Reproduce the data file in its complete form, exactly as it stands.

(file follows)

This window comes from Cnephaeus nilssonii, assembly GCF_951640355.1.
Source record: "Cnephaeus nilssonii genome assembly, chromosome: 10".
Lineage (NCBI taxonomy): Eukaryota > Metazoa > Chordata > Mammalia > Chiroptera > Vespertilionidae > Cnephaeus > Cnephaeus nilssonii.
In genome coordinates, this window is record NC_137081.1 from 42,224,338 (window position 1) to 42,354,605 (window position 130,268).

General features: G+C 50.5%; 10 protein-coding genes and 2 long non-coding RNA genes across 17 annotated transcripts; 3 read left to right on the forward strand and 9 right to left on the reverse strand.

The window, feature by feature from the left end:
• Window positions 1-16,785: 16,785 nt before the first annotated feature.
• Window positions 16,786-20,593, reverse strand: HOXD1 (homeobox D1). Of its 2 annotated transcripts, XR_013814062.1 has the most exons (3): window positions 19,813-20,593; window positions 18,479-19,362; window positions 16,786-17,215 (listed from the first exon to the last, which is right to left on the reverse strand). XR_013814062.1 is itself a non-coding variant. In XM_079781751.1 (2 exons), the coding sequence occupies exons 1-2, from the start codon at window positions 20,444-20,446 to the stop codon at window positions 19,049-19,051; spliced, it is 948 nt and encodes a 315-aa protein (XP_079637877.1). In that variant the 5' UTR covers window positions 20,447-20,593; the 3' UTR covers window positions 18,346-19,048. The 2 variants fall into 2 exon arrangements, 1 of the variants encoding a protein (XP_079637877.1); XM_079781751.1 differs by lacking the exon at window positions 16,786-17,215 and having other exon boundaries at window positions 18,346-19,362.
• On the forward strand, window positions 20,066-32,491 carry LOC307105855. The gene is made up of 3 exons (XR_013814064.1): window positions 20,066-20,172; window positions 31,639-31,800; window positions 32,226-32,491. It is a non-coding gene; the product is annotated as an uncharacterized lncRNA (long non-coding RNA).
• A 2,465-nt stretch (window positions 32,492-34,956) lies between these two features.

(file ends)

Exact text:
This window comes from Cnephaeus nilssonii, assembly GCF_951640355.1.
Source record: "Cnephaeus nilssonii genome assembly, chromosome: 10".
Lineage (NCBI taxonomy): Eukaryota > Metazoa > Chordata > Mammalia > Chiroptera > Vespertilionidae > Cnephaeus > Cnephaeus nilssonii.
In genome coordinates, this window is record NC_137081.1 from 42,224,338 (window position 1) to 42,354,605 (window position 130,268).

General features: G+C 50.5%; 10 protein-coding genes and 2 long non-coding RNA genes across 17 annotated transcripts; 3 read left to right on the forward strand and 9 right to left on the reverse strand.

The window, feature by feature from the left end:
• Window positions 1-16,785: 16,785 nt before the first annotated feature.
• Window positions 16,786-20,593, reverse strand: HOXD1 (homeobox D1). Of its 2 annotated transcripts, XR_013814062.1 has the most exons (3): window positions 19,813-20,593; window positions 18,479-19,362; window positions 16,786-17,215 (listed from the first exon to the last, which is right to left on the reverse strand). XR_013814062.1 is itself a non-coding variant. In XM_079781751.1 (2 exons), the coding sequence occupies exons 1-2, from the start codon at window positions 20,444-20,446 to the stop codon at window positions 19,049-19,051; spliced, it is 948 nt and encodes a 315-aa protein (XP_079637877.1). In that variant the 5' UTR covers window positions 20,447-20,593; the 3' UTR covers window positions 18,346-19,048. The 2 variants fall into 2 exon arrangements, 1 of the variants encoding a protein (XP_079637877.1); XM_079781751.1 differs by lacking the exon at window positions 16,786-17,215 and having other exon boundaries at window positions 18,346-19,362.
• On the forward strand, window positions 20,066-32,491 carry LOC307105855. The gene is made up of 3 exons (XR_013814064.1): window positions 20,066-20,172; window positions 31,639-31,800; window positions 32,226-32,491. It is a non-coding gene; the product is annotated as an uncharacterized lncRNA (long non-coding RNA).
• A 2,465-nt stretch (window positions 32,492-34,956) lies between these two features.